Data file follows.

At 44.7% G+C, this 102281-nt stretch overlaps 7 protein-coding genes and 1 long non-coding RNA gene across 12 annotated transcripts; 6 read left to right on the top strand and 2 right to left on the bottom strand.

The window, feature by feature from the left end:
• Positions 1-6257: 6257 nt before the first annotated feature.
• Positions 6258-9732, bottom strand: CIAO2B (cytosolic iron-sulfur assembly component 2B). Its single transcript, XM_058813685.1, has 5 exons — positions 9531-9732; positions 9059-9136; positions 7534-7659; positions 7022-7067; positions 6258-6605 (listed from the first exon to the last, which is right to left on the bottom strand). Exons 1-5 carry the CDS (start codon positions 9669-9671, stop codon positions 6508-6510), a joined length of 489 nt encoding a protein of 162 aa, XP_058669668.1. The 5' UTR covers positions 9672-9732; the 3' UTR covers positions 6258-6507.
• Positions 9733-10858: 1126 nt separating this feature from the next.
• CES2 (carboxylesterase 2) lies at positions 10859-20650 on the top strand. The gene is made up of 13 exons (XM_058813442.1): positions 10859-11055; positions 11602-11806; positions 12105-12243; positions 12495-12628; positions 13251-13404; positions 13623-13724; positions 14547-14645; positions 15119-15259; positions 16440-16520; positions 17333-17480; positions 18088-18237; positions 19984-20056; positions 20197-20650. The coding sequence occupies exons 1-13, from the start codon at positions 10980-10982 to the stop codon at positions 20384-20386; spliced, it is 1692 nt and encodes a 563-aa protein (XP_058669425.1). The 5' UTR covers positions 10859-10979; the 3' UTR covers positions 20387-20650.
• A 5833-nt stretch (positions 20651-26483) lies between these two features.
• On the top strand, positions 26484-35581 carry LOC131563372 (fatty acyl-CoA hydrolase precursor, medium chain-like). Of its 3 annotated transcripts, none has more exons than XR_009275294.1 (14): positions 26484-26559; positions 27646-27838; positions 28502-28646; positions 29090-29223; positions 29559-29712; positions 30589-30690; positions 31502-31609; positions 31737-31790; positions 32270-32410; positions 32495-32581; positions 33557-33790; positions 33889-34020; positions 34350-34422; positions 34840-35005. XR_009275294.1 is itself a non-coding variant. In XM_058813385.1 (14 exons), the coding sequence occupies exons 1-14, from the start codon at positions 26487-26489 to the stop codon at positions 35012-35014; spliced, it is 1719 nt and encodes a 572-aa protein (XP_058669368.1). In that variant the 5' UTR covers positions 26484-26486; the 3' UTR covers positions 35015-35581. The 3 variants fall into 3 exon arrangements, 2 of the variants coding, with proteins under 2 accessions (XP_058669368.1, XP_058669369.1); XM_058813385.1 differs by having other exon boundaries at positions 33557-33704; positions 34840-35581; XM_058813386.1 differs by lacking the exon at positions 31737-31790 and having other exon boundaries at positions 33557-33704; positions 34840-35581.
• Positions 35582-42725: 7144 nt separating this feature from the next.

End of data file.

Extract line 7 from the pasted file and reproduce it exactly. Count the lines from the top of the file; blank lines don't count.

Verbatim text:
• A 5833-nt stretch (positions 20651-26483) lies between these two features.